The Office of the Australian Information Commissioner (OAIC) has announced its plan to audit General Practice clinics’ compliance with My Health Record privacy obligations. The audits are being described by OAIC as ‘assessments’ and will focus on promoting good privacy practice.
Under Rule 42(1) of the My Health Records Rule 2016, any healthcare provider organisation that uses the My Health Record System (including GP clinics) must have a written access policy in place. That policy must ensure staff and contractors’ access to the MHR system is secure. The focus of OAIC’s assessments will be whether GP clinics have written access security policies in place and are complying with those policies.
The assessments will focus on:
- how staff and contractors are granted access to the MHR system;
- how that access is controlled and monitored; and
- how system risks are identified and managed.
Failure to have a suitable security access policy in place (and follow it) may amount to a breach of Australian Privacy Principles 1.2 (relating to the open and transparent management of personal information) and 11 (relating to the obligation to keep personal information secure).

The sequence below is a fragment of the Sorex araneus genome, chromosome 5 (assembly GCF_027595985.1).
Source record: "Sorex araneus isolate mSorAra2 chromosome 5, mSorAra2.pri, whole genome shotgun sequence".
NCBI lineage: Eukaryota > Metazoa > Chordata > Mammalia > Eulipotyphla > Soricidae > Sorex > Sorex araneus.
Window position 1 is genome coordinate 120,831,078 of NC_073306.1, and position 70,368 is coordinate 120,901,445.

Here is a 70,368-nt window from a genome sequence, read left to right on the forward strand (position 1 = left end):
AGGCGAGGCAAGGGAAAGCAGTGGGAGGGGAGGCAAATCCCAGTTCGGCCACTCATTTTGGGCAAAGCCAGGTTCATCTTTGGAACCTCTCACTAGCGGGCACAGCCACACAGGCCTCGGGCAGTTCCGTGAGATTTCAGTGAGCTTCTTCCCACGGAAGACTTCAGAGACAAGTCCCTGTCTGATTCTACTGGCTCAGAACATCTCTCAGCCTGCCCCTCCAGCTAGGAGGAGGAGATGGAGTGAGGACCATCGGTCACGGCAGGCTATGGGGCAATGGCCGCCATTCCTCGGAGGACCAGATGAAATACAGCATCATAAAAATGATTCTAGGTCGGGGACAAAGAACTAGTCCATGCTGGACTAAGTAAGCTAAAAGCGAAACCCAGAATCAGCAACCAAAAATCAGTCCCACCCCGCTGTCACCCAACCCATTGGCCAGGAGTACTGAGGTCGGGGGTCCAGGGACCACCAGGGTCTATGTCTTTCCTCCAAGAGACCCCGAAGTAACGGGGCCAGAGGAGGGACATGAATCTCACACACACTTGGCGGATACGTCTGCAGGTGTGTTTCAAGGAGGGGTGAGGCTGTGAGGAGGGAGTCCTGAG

OAIC will begin by conducting an initial survey of a number of GP clinics in Australia, and will then perform detailed assessments of a smaller sample of clinics. OAIC will publish its findings and recommendations on its website in de-identified reports.
If your GP clinic receives notification of an upcoming privacy assessment from OAIC, you may wish to contact your Medical Defence Organisation for advice.
If you are a GP clinic that uses My Health Record and does not have a suitable security access policy in place, now is the time to act.
For further information about your privacy obligations, please contact Karen Keogh or Chelsea Gordon.
This article was written by Karen Keogh, Partner and Chelsea Gordon, Associate.